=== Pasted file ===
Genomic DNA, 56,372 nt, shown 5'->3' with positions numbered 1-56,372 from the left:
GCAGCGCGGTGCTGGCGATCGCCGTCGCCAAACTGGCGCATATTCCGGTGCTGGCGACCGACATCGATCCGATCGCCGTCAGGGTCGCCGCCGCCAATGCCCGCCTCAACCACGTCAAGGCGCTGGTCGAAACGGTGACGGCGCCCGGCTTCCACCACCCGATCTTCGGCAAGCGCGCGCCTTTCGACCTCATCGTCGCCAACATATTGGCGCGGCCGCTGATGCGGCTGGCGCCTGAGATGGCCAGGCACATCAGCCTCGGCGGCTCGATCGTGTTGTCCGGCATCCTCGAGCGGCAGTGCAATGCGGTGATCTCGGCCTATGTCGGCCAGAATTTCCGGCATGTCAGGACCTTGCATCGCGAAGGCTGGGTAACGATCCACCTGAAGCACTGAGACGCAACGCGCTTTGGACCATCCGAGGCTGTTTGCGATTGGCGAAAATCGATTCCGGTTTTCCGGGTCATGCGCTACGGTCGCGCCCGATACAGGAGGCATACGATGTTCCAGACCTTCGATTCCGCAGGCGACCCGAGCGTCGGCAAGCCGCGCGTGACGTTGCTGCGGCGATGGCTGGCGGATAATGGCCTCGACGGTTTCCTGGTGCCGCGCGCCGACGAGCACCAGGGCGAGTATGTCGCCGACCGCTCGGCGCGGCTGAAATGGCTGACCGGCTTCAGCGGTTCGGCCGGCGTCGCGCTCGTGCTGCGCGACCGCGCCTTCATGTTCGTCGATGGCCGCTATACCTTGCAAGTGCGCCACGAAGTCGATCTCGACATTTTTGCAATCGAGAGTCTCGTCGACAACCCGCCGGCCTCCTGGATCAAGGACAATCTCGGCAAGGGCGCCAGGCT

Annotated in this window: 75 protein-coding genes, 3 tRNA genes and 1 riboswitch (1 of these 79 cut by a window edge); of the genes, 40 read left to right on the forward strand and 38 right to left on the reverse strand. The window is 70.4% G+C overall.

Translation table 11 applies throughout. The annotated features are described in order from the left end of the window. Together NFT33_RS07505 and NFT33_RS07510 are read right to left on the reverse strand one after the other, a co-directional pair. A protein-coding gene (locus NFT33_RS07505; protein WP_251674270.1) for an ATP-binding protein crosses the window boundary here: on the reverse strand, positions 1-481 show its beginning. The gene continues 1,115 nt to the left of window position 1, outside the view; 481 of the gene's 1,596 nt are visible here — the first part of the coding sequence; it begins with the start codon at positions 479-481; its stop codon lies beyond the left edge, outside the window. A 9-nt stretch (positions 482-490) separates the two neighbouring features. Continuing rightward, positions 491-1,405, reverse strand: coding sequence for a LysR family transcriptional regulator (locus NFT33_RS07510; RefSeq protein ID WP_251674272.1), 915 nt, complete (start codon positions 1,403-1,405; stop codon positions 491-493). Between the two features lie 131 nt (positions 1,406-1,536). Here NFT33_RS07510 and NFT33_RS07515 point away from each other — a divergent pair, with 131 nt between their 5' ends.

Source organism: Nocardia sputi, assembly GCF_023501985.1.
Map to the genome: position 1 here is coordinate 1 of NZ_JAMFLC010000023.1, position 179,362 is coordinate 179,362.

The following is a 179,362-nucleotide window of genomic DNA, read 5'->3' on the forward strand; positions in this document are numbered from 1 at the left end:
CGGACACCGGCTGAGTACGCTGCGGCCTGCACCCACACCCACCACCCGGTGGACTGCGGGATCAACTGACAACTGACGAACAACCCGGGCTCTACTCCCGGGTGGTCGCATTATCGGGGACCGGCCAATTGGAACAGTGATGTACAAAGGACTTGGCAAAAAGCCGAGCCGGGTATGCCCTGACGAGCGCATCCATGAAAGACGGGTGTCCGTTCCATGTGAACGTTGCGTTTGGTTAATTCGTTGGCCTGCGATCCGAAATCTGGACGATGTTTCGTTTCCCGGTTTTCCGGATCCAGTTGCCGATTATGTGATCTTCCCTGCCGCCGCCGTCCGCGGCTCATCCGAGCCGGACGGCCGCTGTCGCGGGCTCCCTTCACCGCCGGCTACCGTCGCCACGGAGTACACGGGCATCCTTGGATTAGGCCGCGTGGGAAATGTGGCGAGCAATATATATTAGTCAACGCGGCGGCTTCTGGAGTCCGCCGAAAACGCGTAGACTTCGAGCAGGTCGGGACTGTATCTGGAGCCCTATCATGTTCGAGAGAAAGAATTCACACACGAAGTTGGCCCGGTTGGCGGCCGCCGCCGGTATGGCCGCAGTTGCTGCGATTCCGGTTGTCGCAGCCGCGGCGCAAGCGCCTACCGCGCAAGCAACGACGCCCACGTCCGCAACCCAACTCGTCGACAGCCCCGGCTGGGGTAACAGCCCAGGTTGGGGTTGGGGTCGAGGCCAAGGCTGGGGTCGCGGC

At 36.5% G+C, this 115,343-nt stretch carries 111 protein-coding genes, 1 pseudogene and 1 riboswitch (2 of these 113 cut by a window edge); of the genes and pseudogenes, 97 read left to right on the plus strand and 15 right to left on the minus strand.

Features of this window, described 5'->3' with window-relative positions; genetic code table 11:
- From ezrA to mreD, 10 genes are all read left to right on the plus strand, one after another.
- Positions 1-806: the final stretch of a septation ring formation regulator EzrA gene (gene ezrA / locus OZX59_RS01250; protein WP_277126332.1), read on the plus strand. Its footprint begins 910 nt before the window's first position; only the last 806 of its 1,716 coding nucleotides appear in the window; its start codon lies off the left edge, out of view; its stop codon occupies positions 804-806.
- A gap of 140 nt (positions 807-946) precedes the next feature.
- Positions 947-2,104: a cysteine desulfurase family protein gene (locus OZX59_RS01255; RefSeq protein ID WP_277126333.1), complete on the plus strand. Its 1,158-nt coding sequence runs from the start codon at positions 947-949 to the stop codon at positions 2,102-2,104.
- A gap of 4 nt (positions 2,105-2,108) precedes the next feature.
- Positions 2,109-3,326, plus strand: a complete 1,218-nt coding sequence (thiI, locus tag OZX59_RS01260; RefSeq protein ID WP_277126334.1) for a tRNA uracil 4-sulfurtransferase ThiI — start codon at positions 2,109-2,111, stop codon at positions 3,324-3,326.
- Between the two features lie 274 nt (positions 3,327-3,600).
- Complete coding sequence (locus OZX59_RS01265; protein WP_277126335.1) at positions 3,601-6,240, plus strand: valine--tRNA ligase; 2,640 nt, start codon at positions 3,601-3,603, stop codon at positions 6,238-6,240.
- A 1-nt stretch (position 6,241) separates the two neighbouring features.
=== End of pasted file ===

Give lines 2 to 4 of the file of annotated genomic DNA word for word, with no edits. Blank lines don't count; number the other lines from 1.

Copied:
GCAGCGCGGTGCTGGCGATCGCCGTCGCCAAACTGGCGCATATTCCGGTGCTGGCGACCGACATCGATCCGATCGCCGTCAGGGTCGCCGCCGCCAATGCCCGCCTCAACCACGTCAAGGCGCTGGTCGAAACGGTGACGGCGCCCGGCTTCCACCACCCGATCTTCGGCAAGCGCGCGCCTTTCGACCTCATCGTCGCCAACATATTGGCGCGGCCGCTGATGCGGCTGGCGCCTGAGATGGCCAGGCACATCAGCCTCGGCGGCTCGATCGTGTTGTCCGGCATCCTCGAGCGGCAGTGCAATGCGGTGATCTCGGCCTATGTCGGCCAGAATTTCCGGCATGTCAGGACCTTGCATCGCGAAGGCTGGGTAACGATCCACCTGAAGCACTGAGACGCAACGCGCTTTGGACCATCCGAGGCTGTTTGCGATTGGCGAAAATCGATTCCGGTTTTCCGGGTCATGCGCTACGGTCGCGCCCGATACAGGAGGCATACGATGTTCCAGACCTTCGATTCCGCAGGCGACCCGAGCGTCGGCAAGCCGCGCGTGACGTTGCTGCGGCGATGGCTGGCGGATAATGGCCTCGACGGTTTCCTGGTGCCGCGCGCCGACGAGCACCAGGGCGAGTATGTCGCCGACCGCTCGGCGCGGCTGAAATGGCTGACCGGCTTCAGCGGTTCGGCCGGCGTCGCGCTCGTGCTGCGCGACCGCGCCTTCATGTTCGTCGATGGCCGCTATACCTTGCAAGTGCGCCACGAAGTCGATCTCGACATTTTTGCAATCGAGAGTCTCGTCGACAACCCGCCGGCCTCCTGGATCAAGGACAATCTCGGCAAGGGCGCCAGGCT

Annotated in this window: 75 protein-coding genes, 3 tRNA genes and 1 riboswitch (1 of these 79 cut by a window edge); of the genes, 40 read left to right on the forward strand and 38 right to left on the reverse strand. The window is 70.4% G+C overall.

Translation table 11 applies throughout. The annotated features are described in order from the left end of the window. Together NFT33_RS07505 and NFT33_RS07510 are read right to left on the reverse strand one after the other, a co-directional pair. A protein-coding gene (locus NFT33_RS07505; protein WP_251674270.1) for an ATP-binding protein crosses the window boundary here: on the reverse strand, positions 1-481 show its beginning. The gene continues 1,115 nt to the left of window position 1, outside the view; 481 of the gene's 1,596 nt are visible here — the first part of the coding sequence; it begins with the start codon at positions 479-481; its stop codon lies beyond the left edge, outside the window. A 9-nt stretch (positions 482-490) separates the two neighbouring features. Continuing rightward, positions 491-1,405, reverse strand: coding sequence for a LysR family transcriptional regulator (locus NFT33_RS07510; RefSeq protein ID WP_251674272.1), 915 nt, complete (start codon positions 1,403-1,405; stop codon positions 491-493). Between the two features lie 131 nt (positions 1,406-1,536). Here NFT33_RS07510 and NFT33_RS07515 point away from each other — a divergent pair, with 131 nt between their 5' ends.